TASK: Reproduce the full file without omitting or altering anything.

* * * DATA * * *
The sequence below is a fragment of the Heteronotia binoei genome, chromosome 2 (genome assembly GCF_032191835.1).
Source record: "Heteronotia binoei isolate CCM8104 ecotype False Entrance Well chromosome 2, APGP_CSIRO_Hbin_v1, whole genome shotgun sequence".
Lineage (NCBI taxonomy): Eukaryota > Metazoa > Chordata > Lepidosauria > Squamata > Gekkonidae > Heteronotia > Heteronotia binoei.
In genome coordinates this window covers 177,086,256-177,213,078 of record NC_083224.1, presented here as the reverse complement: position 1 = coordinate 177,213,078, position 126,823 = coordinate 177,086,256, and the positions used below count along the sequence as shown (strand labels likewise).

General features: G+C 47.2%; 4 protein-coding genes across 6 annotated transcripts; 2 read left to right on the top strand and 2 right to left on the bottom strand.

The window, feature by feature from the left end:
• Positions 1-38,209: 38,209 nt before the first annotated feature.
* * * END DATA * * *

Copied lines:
The sequence below is a fragment of the Heteronotia binoei genome, chromosome 2 (genome assembly GCF_032191835.1).
Source record: "Heteronotia binoei isolate CCM8104 ecotype False Entrance Well chromosome 2, APGP_CSIRO_Hbin_v1, whole genome shotgun sequence".
Lineage (NCBI taxonomy): Eukaryota > Metazoa > Chordata > Lepidosauria > Squamata > Gekkonidae > Heteronotia > Heteronotia binoei.
In genome coordinates this window covers 177,086,256-177,213,078 of record NC_083224.1, presented here as the reverse complement: position 1 = coordinate 177,213,078, position 126,823 = coordinate 177,086,256, and the positions used below count along the sequence as shown (strand labels likewise).

General features: G+C 47.2%; 4 protein-coding genes across 6 annotated transcripts; 2 read left to right on the top strand and 2 right to left on the bottom strand.

The window, feature by feature from the left end:
• Positions 1-38,209: 38,209 nt before the first annotated feature.